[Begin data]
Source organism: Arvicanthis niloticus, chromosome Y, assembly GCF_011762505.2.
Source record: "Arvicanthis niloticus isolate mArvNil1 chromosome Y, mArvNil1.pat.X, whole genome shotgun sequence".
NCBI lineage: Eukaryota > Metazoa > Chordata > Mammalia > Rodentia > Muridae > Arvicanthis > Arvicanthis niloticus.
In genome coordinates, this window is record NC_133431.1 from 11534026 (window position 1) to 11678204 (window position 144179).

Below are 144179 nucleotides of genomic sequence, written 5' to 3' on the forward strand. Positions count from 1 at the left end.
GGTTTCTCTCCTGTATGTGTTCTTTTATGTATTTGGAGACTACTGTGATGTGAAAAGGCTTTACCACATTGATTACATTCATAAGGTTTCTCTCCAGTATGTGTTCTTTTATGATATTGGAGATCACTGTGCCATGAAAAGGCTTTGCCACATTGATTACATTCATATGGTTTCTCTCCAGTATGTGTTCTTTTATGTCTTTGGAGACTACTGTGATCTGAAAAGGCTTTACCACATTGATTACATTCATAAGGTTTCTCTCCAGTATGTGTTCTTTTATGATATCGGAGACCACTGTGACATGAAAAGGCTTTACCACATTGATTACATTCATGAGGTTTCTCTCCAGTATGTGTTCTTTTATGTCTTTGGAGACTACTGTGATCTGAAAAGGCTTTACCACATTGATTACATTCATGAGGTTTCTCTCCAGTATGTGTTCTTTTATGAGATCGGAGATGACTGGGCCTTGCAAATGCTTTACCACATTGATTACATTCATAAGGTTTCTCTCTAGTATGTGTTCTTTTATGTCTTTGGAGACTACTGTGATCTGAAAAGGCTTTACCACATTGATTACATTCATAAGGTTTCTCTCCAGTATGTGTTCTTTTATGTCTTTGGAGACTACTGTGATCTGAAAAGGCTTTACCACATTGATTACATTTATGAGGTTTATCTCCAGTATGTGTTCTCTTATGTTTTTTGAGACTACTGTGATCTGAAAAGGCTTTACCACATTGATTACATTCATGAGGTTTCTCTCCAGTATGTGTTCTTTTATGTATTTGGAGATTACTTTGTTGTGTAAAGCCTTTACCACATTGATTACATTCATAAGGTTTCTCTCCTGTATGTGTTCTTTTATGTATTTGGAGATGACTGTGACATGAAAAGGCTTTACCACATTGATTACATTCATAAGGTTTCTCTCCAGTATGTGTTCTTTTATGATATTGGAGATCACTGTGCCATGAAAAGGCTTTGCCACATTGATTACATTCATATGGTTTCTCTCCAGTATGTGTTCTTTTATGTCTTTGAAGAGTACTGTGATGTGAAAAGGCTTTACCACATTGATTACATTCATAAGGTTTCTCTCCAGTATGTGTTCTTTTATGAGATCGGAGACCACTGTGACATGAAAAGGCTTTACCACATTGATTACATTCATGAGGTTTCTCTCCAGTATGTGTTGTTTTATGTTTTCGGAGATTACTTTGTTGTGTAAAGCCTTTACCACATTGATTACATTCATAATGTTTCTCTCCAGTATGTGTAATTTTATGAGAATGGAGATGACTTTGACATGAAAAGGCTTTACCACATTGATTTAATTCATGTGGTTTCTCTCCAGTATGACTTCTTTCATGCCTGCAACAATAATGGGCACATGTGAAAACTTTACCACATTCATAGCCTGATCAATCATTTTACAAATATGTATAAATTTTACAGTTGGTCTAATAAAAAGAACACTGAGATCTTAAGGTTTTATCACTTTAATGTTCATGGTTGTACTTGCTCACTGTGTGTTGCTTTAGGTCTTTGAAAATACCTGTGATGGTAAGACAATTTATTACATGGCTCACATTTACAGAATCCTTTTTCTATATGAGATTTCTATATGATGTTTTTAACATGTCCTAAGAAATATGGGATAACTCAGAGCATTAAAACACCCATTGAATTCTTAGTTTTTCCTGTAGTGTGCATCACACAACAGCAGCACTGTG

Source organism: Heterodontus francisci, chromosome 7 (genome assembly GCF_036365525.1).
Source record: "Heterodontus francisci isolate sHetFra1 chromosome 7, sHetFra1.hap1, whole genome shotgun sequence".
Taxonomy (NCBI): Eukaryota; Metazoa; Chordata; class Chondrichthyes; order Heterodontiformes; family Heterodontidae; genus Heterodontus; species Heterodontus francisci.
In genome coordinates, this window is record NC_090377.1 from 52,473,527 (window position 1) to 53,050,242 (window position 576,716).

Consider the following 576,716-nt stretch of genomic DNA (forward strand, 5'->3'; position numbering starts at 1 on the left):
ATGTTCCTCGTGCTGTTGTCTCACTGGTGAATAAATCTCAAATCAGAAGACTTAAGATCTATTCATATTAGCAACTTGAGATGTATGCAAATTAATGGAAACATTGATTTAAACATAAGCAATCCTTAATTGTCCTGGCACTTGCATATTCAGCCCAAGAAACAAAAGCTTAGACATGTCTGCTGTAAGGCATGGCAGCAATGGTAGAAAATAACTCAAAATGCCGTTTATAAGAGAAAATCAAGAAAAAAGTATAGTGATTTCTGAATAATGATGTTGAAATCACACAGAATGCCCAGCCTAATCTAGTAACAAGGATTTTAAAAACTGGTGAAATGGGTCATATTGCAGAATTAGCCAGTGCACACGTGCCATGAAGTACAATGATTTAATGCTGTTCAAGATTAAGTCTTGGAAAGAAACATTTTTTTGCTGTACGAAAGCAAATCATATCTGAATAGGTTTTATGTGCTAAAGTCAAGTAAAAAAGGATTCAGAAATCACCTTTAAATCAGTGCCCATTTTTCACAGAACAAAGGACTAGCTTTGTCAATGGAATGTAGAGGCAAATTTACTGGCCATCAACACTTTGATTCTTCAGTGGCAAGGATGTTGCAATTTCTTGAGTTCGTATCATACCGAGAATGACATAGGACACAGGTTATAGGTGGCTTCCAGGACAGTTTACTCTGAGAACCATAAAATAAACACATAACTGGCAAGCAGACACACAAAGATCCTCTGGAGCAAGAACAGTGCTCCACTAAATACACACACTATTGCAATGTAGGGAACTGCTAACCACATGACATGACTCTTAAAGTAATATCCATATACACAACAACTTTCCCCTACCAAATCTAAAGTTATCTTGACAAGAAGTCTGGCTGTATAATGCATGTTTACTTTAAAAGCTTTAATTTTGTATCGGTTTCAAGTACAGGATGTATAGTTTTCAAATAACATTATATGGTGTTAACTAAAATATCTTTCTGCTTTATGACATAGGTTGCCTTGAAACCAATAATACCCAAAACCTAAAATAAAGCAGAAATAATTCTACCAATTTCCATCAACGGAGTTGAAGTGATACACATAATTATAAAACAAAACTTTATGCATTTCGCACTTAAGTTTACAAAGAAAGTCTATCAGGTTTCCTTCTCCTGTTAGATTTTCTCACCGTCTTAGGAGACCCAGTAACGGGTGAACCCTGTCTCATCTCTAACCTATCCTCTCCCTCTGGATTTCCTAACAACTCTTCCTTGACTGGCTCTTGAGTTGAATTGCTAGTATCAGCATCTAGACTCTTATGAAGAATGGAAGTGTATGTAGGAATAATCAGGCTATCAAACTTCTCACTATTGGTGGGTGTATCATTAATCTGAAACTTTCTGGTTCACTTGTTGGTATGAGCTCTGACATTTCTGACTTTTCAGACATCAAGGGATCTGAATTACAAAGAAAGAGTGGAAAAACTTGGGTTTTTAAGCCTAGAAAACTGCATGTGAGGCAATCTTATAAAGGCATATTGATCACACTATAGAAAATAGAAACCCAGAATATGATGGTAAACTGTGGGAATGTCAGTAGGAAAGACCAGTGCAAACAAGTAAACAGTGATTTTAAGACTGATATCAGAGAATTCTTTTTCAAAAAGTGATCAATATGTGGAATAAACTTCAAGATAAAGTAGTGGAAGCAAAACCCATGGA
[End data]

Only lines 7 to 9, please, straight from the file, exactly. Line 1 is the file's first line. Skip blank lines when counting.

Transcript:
Source organism: Heterodontus francisci, chromosome 7 (genome assembly GCF_036365525.1).
Source record: "Heterodontus francisci isolate sHetFra1 chromosome 7, sHetFra1.hap1, whole genome shotgun sequence".
Taxonomy (NCBI): Eukaryota; Metazoa; Chordata; class Chondrichthyes; order Heterodontiformes; family Heterodontidae; genus Heterodontus; species Heterodontus francisci.